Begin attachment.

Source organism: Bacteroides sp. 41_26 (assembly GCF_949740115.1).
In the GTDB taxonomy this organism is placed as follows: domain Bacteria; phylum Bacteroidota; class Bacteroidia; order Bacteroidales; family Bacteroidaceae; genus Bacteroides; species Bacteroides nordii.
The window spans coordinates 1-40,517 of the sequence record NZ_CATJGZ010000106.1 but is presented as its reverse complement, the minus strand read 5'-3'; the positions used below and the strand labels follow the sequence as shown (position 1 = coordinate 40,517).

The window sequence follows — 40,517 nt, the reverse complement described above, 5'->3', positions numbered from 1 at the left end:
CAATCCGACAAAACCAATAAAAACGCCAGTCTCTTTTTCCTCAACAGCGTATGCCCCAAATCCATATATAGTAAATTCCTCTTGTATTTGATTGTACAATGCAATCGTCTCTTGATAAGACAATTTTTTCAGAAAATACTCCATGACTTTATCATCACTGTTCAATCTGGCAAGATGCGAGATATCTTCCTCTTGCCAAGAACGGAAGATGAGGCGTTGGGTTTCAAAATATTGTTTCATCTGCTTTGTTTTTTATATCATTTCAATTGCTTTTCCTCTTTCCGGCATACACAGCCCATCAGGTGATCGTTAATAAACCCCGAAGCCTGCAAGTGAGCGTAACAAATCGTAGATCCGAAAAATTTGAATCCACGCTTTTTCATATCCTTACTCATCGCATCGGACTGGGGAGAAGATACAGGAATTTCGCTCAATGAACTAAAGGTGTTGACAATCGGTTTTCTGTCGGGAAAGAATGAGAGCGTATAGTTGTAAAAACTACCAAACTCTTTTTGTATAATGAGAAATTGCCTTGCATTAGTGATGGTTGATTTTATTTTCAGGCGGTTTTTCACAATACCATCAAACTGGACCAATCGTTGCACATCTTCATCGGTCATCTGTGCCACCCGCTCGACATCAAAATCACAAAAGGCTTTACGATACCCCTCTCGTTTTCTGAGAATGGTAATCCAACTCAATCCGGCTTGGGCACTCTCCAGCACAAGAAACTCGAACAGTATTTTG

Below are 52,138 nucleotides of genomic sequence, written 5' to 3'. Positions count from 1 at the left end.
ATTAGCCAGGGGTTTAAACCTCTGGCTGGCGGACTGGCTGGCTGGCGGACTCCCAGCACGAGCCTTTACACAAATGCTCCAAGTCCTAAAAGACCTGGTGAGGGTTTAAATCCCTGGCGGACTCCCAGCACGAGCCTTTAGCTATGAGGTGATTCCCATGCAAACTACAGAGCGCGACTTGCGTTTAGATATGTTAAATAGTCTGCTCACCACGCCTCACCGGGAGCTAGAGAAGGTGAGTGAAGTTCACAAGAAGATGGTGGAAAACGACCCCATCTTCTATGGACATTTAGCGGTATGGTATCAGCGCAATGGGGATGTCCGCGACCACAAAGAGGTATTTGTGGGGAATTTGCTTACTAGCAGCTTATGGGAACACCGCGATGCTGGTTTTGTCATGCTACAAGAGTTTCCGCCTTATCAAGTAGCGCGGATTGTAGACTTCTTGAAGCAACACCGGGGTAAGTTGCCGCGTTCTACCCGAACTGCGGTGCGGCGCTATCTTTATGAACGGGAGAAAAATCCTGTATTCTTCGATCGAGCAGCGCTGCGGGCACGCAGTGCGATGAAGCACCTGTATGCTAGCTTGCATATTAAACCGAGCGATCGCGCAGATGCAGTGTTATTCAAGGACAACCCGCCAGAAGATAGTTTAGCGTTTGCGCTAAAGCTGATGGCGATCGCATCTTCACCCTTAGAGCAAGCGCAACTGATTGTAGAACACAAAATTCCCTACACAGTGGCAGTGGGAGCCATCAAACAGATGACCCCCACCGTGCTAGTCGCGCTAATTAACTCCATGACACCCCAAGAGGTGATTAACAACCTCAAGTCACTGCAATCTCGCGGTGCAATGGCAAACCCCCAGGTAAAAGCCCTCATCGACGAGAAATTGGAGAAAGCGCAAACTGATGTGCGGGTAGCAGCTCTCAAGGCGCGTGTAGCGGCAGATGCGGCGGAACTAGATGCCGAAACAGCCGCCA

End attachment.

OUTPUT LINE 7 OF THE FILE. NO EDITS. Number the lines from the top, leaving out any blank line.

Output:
ATTAGCCAGGGGTTTAAACCTCTGGCTGGCGGACTGGCTGGCTGGCGGACTCCCAGCACGAGCCTTTACACAAATGCTCCAAGTCCTAAAAGACCTGGTGAGGGTTTAAATCCCTGGCGGACTCCCAGCACGAGCCTTTAGCTATGAGGTGATTCCCATGCAAACTACAGAGCGCGACTTGCGTTTAGATATGTTAAATAGTCTGCTCACCACGCCTCACCGGGAGCTAGAGAAGGTGAGTGAAGTTCACAAGAAGATGGTGGAAAACGACCCCATCTTCTATGGACATTTAGCGGTATGGTATCAGCGCAATGGGGATGTCCGCGACCACAAAGAGGTATTTGTGGGGAATTTGCTTACTAGCAGCTTATGGGAACACCGCGATGCTGGTTTTGTCATGCTACAAGAGTTTCCGCCTTATCAAGTAGCGCGGATTGTAGACTTCTTGAAGCAACACCGGGGTAAGTTGCCGCGTTCTACCCGAACTGCGGTGCGGCGCTATCTTTATGAACGGGAGAAAAATCCTGTATTCTTCGATCGAGCAGCGCTGCGGGCACGCAGTGCGATGAAGCACCTGTATGCTAGCTTGCATATTAAACCGAGCGATCGCGCAGATGCAGTGTTATTCAAGGACAACCCGCCAGAAGATAGTTTAGCGTTTGCGCTAAAGCTGATGGCGATCGCATCTTCACCCTTAGAGCAAGCGCAACTGATTGTAGAACACAAAATTCCCTACACAGTGGCAGTGGGAGCCATCAAACAGATGACCCCCACCGTGCTAGTCGCGCTAATTAACTCCATGACACCCCAAGAGGTGATTAACAACCTCAAGTCACTGCAATCTCGCGGTGCAATGGCAAACCCCCAGGTAAAAGCCCTCATCGACGAGAAATTGGAGAAAGCGCAAACTGATGTGCGGGTAGCAGCTCTCAAGGCGCGTGTAGCGGCAGATGCGGCGGAACTAGATGCCGAAACAGCCGCCA